In control, out of control, or losing control? Making sense of men’s reported experiences of coercive control through the lens of hegemonic masculinity.
Professor Sandra Walklate1
1Monash University, Clayton, Australia
‘I have never had a case that involved a female perpetrator of coercive control, and no such cases are documented in the literature’ (Stark 2007: 377). Stark’s observation has become somewhat of a ‘truism’ in the wider debate surround coercive control. Yet simultaneously coercive control is asserted as a gendered process, understandings of which appear to have elided and conflated victimhood and perpetration with femininity and masculinity. Such elisions and conflations have undoubtedly fuelled the growth of men’s organisations and their vociferous presence within the policy debates generated by coercive control. The purpose of this paper, based on empirical data, is to try to unpick some of these elisions and conflations and offer a more nuanced understanding of them using the lens of hegemonic masculinity. The data on which this paper is based derives from an online survey conducted by the Monash Gender and Family Violence Prevention Centre concerned to explore people’s experiences of and attitudes towards the criminalisation of coercive control. The survey was completed by 1392 people, 228 (16.5 %) identified as male. These 228 responses provide some insight in how these men defined and understood what they considered to be their experiences of coercive control and provide an opportunity to offer a more nuanced appreciation of these men’s experiences of being in control, out of control, or losing control.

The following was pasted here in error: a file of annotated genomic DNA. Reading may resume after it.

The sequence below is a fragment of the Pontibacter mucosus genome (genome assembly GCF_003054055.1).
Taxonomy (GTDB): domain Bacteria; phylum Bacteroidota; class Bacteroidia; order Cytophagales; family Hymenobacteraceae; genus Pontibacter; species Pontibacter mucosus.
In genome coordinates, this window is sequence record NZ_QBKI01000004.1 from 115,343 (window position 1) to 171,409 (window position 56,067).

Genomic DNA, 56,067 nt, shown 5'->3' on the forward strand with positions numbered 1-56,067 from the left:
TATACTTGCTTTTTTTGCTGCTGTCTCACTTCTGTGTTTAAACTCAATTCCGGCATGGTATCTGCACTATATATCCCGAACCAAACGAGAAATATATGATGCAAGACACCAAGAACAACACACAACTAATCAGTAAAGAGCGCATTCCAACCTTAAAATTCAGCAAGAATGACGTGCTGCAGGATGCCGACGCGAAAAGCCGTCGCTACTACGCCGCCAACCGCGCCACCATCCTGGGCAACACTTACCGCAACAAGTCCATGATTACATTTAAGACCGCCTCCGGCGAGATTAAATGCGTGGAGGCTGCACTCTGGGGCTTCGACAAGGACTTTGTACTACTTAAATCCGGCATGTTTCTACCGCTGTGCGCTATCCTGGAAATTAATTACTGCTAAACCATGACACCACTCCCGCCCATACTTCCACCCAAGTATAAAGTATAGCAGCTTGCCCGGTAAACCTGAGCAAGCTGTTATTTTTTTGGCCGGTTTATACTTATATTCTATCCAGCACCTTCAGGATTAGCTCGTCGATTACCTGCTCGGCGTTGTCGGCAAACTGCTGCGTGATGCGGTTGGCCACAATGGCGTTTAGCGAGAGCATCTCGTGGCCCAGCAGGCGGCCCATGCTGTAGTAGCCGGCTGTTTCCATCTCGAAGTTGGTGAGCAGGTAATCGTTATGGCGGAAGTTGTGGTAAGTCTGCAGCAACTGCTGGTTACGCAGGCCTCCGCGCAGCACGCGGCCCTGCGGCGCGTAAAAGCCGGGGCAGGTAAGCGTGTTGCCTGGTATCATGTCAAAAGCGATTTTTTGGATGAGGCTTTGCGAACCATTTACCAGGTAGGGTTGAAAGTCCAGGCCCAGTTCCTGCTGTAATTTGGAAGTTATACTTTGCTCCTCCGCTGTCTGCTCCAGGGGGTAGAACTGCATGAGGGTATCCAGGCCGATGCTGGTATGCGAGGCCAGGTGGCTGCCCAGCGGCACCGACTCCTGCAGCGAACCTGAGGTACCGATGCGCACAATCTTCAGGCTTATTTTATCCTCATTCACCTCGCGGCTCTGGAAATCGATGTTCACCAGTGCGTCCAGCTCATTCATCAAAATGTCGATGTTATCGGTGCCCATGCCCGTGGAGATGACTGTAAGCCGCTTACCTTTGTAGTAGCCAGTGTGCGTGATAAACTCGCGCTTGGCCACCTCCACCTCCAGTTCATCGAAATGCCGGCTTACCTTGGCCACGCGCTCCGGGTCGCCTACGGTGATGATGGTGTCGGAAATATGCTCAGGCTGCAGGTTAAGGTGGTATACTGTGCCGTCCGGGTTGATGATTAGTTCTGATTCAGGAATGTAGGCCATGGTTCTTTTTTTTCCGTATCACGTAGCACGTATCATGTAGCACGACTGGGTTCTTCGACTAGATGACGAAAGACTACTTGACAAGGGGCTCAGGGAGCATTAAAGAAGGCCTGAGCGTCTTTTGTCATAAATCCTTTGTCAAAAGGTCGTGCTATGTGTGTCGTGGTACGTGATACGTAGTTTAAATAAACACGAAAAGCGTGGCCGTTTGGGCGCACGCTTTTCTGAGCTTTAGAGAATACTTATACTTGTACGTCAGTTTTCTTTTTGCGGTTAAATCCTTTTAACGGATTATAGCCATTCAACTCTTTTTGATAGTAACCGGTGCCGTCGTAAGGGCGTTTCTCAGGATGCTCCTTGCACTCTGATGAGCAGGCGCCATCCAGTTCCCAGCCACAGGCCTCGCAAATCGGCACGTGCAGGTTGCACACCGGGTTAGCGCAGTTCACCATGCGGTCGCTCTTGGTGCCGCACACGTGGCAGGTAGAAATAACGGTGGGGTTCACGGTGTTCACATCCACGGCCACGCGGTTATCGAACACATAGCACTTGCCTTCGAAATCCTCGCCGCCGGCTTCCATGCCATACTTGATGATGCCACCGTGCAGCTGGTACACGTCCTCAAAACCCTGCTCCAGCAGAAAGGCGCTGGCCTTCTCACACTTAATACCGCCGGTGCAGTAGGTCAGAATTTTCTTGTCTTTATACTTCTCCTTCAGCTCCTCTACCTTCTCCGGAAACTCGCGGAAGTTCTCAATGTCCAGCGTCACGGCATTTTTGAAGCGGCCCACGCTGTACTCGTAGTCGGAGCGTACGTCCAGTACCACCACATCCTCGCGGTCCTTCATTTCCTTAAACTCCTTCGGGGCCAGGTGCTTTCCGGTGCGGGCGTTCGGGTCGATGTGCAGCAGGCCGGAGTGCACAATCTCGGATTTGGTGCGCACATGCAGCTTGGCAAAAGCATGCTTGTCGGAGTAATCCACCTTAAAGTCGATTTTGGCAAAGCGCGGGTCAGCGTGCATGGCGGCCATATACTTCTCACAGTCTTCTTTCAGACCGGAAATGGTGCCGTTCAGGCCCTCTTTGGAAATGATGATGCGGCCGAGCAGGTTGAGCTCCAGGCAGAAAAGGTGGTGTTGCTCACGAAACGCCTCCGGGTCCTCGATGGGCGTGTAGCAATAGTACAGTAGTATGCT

Professor Sandra Walklate is Eleanor Rathbone Chair of Sociology at the University of Liverpool (UK) conjoint Professor of Criminology, Monash (Australia) and currently President of the British Society of Criminology. She is the PI on the ESRC funded project Domestic Abuse: Responding to the Shadow Pandemic (ES/V00476X/1) and her recent publications include The Emerald Handbook of Feminism, Criminology and Social Change (2020) co-edited with Kate Fitz-Gibbon, JaneMaree Maher and Jude McCulloch. She is a CI on the project reported in this paper.